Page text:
Las Vegas shooting survivor melds past and future

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School of Education student Hayley Steinmuller ’19 aims to heal trauma in herself and others

When the sound of gunfire first echoed through the venue of the Route 91 Harvest music festival in Las Vegas, Nev., shortly after 10 p.m. on Oct. 1, University of Redlands counseling student Hayley Steinmuller ’19 assumed it was fireworks. When she turned around, she heard someone say it was gunfire, and she began to sprint.

That was the beginning of a 12-hour nightmare that would leave 58 people dead and 850 wounded.

“While I was running, I looked back and saw a wave of people running behind me,” Steinmuller says. “I could hear my friend screaming my name, but I couldn’t run the other way in the crowd to find her.”

Steinmuller ’19 (right) and two friends stand in the crowd at the Route 91 Harvest music festival in Las Vegas, Nev.

Steinmuller ’19 (right) and two friends stand in the crowd at the Route 91 Harvest music festival in Las Vegas, Nev.

After hopping a 10-foot-tall fence and fleeing a mile from the festival grounds, she stopped to call her mom. “I told her there had been a shooting at the festival and that I loved her,” she says. “Then I hung up.”

Steinmuller was one of the first to arrive at a neighboring hotel and notified personnel of what was happening. Along with 20 others looking to hide in case multiple gunmen were on the
Las Vegas strip, she made her way into the hotel’s industrial-sized kitchen freezer.

“An off-duty emergency medical technician and two off-duty policemen were in the freezer with us,” she says. “People started bringing in others who had been shot in order for the EMT to treat them.”

After about an hour, the group emerged to sit on the casino floor. Some seven hours later, at about six in the morning, they were told they could go. After reuniting with her friend, who had also escaped uninjured, Steinmuller headed back to Southern California.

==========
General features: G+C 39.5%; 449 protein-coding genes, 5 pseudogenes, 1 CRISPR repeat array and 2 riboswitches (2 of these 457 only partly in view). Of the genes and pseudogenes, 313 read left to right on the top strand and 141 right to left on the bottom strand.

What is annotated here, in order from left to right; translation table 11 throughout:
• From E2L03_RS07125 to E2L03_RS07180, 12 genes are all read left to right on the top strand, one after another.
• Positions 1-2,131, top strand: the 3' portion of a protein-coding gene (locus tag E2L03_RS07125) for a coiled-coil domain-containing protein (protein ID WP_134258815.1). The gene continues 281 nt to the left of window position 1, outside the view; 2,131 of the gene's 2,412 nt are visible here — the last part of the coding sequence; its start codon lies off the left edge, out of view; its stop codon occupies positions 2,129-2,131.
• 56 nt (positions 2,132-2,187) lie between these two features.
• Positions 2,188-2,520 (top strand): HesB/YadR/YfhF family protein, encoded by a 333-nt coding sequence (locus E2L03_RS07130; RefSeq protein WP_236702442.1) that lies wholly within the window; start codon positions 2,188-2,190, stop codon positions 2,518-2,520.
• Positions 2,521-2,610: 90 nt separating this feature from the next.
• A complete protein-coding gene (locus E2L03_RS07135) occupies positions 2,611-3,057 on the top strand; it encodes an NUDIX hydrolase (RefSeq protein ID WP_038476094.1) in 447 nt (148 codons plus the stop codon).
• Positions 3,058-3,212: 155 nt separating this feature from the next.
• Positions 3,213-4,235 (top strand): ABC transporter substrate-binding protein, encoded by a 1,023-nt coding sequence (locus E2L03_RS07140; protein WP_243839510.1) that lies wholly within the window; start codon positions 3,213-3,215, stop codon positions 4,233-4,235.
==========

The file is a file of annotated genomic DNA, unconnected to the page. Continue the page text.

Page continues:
After the shooting, Steinmuller and her friends repurposed their wristbands into bracelets. (Photo by Ellen Davis)

After the shooting, Steinmuller and her friends repurposed their wristbands into bracelets. (Photo by Ellen Davis)

In the midst of it all, she sent an email to School of Education Counseling Professor Marcina Riley, notifying her that she wouldn’t be able to make it to class that day.

“If you miss a day of class, you’re supposed to write a paper, so I asked her what the requirements were,” says Steinmuller. “She asked if I was OK. She was really supportive and told me not to write the paper, and now we laugh about the fact I asked about it.”

After the shooting, Steinmuller resumed her regular work schedule as a substitute teacher for the Riverside Unified School District. But she soon began to recognize personal signs of post-traumatic stress disorder.

“I work at a middle school, so kids would run by screaming or someone would close a door too hard and I’d begin to panic,” she says. “After being in a counseling program for school, I knew individual counseling would help.”

School of Education Counseling Professor Marcina Riley (right) has been a key support for Steinmuller (left), helping her explore the effects of trauma in the months following the shooting. (Photo by Coco McKown '04, '10)

School of Education Counseling Professor Marcina Riley (right) has been a key support for Steinmuller (left), helping her explore the effects of trauma in the months following the shooting. (Photo by Coco McKown ’04, ’10)

Steinmuller also explored the effects of trauma in her School of Education coursework. Riley’s class included a lesson on how to counsel students with trauma, which prompted a discussion on how to help others recover from traumatic events.

Steinmuller definitely hopes to use her experiences to help others. She connects with fellow survivors of the Route 91 shooting through a private Facebook group and dedicated events. And one day, she hopes to establish a counseling group of her own, drawing on all she has learned.

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